By Dr. Susie Tanchel, JCDS Head of School
Growing up, I loved candy. As a kid, I wondered why the adults around me didn’t eat candy all the time. I mean, they had the freedom to do it, so why didn’t they just indulge constantly? Though I did not know it at the time, I was wondering about the nature of freedom. What meaning did it have to the adults around me? Now as an adult, I am curious about the same thing — albeit from a very different perspective — as we prepare to celebrate another Pesach.
The Torah offers at least one response to the question I asked as a sweet-toothed child. Shmot 7:16 states: שַׁלַּח אֶת-עַמִּי וְיַעַבְדֻנִי (“Release my people, so that they may serve me.”) The grammatical structure of this verse makes clear that the very purpose of the freedom from slavery is to serve God. While I appreciate that we each have a different interpretation of precisely what “serving God” means, it remains clear that freedom has an intended purpose. In other words, freedom is intimately — and necessarily — connected with responsibility.
According to our Haggadah, one of the responsibilities our freedom demands is for us to retell the story of our Exodus. In this process, our attention is focused on the immediacy of each night of the Seder as famously epitomized with the question: “Why is this night so different from other nights?” And yet in one of the most famous paragraphs of the Haggadah, the obligation does not seem to be so time-bound:
בכל דור ודור חייב אדם לראות את עצמו כאלו הוא יצא ממצרים
In every generation one has to see/view oneself as if he or she came out from Egypt.
This passage does not specify that we need to see ourselves as if we came out of Egypt only on this night; rather, “in every generation…” implies that we have an ongoing obligation to do so. This interpretation is further strengthened by the Sephardi and Yeminite versions of the Haggadah, in which the instruction is להראות את עצמו “to show oneself” as part of the Exodus story. This distinction between seeing and showing ourselves as newly free people reminds us that it is not enough to talk about this story for one night; we have to figuratively inhabit the transition to liberation — and then act with the awareness that our freedom demands. Moreover, while we can see ourselves in private, the act of showing demands the presence of an other, be it a single witness or an entire community. By both seeing and showing ourselves as if we came out of Egypt, the many years between then and now collapse. Now we are recalling the Exodus not as an event that took place long ago to our ancestors, but as a foundational narrative of our People that continues to have meaning today. We are obligated to derive our own personal purpose from this story and to act in our lives in accordance with its implications.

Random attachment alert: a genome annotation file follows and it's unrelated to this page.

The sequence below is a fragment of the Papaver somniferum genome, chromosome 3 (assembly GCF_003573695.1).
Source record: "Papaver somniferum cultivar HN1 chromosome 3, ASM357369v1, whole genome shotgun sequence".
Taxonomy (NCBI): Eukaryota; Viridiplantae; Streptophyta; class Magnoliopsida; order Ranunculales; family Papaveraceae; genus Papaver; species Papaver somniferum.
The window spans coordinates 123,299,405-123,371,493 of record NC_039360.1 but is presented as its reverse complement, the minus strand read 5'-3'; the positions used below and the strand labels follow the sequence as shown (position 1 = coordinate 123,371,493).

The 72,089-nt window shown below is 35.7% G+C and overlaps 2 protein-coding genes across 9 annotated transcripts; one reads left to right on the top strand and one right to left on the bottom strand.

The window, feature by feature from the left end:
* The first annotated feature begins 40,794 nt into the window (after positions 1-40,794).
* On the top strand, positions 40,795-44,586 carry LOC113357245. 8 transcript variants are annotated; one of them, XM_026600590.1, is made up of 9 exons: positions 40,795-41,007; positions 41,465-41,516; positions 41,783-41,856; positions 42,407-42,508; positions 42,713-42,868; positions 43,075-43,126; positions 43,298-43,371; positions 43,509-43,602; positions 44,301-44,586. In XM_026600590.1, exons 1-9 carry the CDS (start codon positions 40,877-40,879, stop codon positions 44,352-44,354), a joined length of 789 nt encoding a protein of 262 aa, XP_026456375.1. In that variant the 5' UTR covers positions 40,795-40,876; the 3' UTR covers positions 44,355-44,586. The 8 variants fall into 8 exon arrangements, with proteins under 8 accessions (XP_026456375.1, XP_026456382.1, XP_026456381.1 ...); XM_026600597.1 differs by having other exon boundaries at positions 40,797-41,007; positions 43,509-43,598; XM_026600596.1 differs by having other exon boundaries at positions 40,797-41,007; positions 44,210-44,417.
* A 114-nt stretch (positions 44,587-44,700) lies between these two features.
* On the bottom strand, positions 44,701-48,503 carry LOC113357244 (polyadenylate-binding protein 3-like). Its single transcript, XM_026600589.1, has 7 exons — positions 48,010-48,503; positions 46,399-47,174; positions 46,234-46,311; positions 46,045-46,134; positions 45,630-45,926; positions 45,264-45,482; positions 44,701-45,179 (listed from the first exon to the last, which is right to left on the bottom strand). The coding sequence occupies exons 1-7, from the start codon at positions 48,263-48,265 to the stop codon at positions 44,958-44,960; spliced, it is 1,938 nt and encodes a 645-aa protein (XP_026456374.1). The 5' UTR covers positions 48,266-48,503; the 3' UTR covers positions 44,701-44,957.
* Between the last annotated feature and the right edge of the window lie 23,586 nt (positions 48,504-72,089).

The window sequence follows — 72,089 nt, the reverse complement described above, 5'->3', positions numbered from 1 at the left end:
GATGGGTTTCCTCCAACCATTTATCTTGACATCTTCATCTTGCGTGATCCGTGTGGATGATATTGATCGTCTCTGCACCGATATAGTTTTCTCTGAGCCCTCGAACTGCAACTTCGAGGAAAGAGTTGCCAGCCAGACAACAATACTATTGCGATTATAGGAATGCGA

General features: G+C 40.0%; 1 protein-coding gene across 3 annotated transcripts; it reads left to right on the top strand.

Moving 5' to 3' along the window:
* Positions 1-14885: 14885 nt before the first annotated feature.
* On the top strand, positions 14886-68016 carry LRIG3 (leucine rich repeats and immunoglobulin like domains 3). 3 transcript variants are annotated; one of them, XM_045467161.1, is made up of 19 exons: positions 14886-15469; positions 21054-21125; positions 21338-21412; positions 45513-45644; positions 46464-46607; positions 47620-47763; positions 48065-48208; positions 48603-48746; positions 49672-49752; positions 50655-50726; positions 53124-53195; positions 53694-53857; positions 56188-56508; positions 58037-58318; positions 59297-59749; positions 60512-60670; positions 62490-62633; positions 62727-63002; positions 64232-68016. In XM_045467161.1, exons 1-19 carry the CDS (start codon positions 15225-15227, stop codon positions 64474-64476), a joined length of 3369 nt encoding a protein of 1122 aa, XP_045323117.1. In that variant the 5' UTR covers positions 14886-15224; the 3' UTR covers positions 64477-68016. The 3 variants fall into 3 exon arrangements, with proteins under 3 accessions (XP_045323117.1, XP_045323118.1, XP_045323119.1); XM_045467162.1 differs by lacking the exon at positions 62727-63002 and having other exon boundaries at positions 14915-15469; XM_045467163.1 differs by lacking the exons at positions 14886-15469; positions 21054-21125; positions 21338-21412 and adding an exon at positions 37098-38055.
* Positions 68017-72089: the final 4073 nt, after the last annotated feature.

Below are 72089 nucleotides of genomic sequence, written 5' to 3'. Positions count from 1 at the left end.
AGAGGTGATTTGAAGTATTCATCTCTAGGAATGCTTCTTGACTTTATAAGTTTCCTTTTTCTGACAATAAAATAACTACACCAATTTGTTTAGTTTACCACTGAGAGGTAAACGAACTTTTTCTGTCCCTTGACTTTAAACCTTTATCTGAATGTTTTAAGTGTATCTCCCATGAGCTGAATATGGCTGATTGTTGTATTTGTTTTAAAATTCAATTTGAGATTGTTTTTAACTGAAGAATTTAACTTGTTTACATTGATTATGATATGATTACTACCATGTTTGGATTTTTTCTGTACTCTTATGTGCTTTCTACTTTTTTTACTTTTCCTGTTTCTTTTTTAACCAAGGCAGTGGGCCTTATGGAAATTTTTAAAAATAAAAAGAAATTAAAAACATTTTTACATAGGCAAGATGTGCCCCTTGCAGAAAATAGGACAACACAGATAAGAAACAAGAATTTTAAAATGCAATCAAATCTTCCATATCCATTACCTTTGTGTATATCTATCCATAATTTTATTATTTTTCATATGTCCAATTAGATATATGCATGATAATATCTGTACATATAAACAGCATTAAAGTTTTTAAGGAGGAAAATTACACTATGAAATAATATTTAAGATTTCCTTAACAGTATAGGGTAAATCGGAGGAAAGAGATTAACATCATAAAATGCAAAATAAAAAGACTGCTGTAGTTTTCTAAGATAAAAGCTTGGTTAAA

Just last week, I learned with and from our 4th graders as they took the lead in creating a space in which they, their parents, and teachers could grapple with timeless questions during their Milestone. They shared poetry and music, and then led their families and friends in profound text-based conversations about slavery and freedom. They asked us to consider: what does it mean to be free? How can a person have an enslaved mind even if his/her body is free, and vice versa? Who is not free, and what can we do for those that are still enslaved? Their authentic curiosity about the full meaning of freedom and its impact not only on their lives, but on the lives of everyone in the world, inspired me to reflect more deeply on the enduring legacy of our narrative.
Thus, the questions I am left thinking about even as I invest much energy into planning our Seders are: what am I going to do next week, next month, to keep the spirit and meaning of freedom alive? What is the national memory of the slavery of my people going to propel me to do? And I now I know it means more than just buying candy – though there might be a little of that too.
I wish you and your families a chag kasher ve’sameach.